I backed into my place, at the opera playing at our local cinema, only to be spoken to harshly and rudely by a woman who indicated that her friend, a wheelchair user, sits in that spot. Now, normally I don't mind moving over, I've done it before. However, the wheelchair seats are not numbered and therefore it's first come first served. Joe was unable to get a seat beside me but was one in, beside said rude woman. I said 'the seats aren't numbered' and let her know by tone and attitude that I didn't like being spoken to in such a manner, I didn't like being ordered to move by someone with no authority to do so. She softened her tone and asked politely. I moved over.
Her friend arrived in a power wheelchair and was asked by the formerly rude woman if there was enough space for her to back into place. I drive a power chair, I knew there was enough room. The woman in the power chair, pointed at me but said to her friend, 'No, he's got to move over.' Now I was just mad, who were these people and what gave them the right to be so freaking nasty. I said, calmly and politely, 'I will move but only if you ask nicely and say please.' I know, I know, that's how you'd speak to a child but when someone behaves like a child - its kind of apt. Besides, and forgive me for saying this, if anyone should know what it's like to be spoken about as if you weren't there, it's someone else with a disability.
She stared at me. Offended. I smiled back pleasantly. I could see she was calculating what to do. Then, she said, 'Would you mind moving over a couple of inches, please.' I said, 'I certainly would move.' And I did. Beside me was a walker that turned out to belong to the first of the two rude women. She got up to walk around a bit at intermission and asked, nicely, for me to roll it over to her. I did.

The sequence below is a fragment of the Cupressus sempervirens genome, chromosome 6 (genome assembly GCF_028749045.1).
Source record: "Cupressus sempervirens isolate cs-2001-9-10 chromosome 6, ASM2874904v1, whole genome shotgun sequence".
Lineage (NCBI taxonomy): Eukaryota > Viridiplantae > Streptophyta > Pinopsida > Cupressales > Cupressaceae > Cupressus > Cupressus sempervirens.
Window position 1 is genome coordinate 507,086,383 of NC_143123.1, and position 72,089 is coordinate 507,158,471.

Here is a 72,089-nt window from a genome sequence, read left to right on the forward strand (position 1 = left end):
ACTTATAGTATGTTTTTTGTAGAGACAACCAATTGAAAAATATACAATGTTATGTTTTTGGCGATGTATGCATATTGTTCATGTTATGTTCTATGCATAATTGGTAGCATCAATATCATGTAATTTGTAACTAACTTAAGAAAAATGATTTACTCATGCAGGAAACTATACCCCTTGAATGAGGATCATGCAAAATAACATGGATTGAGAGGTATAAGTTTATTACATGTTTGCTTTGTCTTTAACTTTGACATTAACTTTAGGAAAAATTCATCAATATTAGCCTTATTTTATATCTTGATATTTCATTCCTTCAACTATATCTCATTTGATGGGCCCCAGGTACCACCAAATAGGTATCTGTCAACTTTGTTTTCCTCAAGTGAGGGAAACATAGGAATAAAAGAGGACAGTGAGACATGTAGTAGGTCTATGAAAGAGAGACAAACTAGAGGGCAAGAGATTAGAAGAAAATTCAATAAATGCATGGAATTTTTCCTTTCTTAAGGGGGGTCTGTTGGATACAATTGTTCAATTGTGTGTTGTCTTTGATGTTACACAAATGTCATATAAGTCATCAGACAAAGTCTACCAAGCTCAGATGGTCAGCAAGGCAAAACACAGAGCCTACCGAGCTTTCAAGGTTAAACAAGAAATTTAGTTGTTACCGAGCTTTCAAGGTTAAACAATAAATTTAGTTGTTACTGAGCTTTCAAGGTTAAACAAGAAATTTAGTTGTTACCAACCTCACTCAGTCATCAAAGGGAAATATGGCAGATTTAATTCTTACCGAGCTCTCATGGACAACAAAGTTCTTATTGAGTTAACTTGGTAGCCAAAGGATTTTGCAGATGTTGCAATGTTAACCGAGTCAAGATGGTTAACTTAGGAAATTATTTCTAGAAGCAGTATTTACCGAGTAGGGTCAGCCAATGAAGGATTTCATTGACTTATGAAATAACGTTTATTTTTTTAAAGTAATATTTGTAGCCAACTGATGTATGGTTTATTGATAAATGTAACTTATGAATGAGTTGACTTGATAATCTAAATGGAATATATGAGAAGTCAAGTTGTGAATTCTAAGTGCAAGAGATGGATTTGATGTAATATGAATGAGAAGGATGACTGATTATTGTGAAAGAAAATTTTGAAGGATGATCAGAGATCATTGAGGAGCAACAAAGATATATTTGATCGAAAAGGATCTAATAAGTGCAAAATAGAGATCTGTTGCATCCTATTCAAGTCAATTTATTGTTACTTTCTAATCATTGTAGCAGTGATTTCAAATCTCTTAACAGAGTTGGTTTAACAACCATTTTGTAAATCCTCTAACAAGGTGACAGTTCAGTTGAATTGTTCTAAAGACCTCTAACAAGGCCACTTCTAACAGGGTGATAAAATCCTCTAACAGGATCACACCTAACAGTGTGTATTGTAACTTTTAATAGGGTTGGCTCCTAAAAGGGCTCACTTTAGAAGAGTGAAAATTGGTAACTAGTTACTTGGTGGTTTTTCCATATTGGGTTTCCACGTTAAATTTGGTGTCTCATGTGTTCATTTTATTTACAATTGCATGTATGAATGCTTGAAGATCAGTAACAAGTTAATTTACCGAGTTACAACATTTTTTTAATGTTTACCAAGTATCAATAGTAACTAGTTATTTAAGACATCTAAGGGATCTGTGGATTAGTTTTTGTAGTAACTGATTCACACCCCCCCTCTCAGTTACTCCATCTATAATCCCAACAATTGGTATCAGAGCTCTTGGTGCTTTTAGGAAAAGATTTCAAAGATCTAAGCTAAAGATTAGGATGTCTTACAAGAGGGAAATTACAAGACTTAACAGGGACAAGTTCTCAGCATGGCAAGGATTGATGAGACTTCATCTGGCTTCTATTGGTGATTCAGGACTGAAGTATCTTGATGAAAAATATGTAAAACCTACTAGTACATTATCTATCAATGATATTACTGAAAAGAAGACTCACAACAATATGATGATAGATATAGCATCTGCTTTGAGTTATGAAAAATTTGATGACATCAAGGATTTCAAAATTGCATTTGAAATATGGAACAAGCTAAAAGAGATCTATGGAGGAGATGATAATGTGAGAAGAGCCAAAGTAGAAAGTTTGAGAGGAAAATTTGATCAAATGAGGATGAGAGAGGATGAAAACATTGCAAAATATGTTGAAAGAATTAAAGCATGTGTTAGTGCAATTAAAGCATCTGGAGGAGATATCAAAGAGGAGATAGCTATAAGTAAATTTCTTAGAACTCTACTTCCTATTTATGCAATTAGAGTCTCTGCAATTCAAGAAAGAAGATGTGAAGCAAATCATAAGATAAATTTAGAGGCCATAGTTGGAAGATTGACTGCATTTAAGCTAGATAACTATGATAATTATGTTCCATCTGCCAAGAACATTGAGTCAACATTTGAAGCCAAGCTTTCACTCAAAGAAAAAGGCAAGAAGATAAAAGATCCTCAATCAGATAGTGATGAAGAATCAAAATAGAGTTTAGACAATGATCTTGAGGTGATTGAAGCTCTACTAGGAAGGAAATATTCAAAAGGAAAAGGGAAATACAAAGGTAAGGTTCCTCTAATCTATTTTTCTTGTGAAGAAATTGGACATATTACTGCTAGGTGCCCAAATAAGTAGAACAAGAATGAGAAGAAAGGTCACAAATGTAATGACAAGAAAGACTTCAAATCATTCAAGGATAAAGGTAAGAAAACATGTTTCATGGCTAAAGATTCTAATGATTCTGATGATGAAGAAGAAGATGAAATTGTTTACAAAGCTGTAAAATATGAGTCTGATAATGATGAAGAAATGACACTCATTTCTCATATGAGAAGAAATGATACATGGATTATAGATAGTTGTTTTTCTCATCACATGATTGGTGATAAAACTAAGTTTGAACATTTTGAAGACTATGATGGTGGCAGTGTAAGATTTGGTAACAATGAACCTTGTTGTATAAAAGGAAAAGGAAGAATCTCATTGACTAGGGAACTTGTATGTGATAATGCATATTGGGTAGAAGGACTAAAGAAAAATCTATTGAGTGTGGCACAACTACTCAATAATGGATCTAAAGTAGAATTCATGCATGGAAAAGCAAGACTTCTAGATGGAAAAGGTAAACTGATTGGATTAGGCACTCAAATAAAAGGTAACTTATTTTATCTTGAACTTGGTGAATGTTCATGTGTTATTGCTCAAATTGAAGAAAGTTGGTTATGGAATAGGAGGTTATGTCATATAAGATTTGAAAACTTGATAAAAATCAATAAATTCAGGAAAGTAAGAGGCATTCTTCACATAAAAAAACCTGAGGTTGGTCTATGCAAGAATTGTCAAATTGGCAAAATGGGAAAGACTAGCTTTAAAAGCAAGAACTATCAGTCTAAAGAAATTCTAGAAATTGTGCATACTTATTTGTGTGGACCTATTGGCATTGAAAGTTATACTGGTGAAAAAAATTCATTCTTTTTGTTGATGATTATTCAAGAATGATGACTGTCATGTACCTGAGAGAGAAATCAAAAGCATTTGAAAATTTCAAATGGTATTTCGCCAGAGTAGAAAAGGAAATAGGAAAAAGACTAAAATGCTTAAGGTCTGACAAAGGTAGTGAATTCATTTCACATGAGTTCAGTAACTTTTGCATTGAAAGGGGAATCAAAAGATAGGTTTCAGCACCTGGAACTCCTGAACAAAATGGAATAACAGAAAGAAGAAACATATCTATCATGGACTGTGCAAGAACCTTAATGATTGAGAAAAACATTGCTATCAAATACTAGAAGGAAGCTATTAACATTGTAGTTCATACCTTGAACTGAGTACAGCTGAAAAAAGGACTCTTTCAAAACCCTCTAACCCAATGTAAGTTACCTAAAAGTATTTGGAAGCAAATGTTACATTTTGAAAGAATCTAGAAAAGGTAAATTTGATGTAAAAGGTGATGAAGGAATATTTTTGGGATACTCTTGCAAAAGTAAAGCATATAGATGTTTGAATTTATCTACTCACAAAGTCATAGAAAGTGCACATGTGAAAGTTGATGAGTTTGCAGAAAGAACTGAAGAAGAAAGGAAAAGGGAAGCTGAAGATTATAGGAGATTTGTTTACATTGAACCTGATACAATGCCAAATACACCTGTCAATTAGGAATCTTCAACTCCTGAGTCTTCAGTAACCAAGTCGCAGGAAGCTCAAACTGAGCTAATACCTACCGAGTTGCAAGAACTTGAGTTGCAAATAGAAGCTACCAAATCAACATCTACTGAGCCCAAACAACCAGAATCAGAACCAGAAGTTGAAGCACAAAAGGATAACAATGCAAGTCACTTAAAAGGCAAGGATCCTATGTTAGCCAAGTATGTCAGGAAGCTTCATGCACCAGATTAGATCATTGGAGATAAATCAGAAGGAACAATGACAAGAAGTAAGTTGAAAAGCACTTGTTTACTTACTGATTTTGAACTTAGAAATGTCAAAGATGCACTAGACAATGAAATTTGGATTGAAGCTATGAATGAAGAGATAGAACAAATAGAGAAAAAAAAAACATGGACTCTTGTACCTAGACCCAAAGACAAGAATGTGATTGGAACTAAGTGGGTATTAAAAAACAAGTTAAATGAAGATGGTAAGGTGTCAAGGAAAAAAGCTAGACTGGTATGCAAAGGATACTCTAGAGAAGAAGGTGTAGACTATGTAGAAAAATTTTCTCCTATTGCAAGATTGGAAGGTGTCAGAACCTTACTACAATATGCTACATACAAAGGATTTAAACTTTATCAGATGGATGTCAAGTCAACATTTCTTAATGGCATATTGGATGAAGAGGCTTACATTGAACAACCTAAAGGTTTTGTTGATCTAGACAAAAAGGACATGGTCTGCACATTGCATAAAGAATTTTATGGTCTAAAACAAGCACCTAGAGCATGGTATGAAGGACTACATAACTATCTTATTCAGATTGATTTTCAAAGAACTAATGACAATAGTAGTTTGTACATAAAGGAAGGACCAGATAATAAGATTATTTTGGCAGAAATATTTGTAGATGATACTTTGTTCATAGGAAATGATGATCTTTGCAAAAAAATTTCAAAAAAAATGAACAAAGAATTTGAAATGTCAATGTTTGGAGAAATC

I'm probably going to get lambasted for saying this, but sometimes there can be a kind of selfishness that can develop from the disability experience. There can be, I know this from my own personal mishaps, an assumption that my needs outweigh the needs of others. After asking over and over for help, it's hard not to develop a demanding tone. Moreover, since some, if not many, people let those of us with disabilities get away with socially inappropriate behaviour - 'poor us after all' - we may not get called on our attitude or our behaviour as often or as firmly as if we didn't have a disability.
I know I deal with shit all the time from others, but I also know I behave like a shit sometimes myself. People applaud me for standing up for myself against rudeness and, on the other hand, can be appalled with someone standing up to me for my own rudeness. I don't want to become an A-hole. I don't want to be given an exemption from social expectations. I really don't.
During the intermission, Joe came and leaned up against the wall beside me and said, 'I can't believe you made her say please.' I smiled and said, 'I can't believe that she didn't wallop me.' But we both agreed that I would have reacted to non-disabled people speaking to me that way and to do differently is simply discrimination - dressed up pretty, but discrimination nonetheless.
What sayst you all?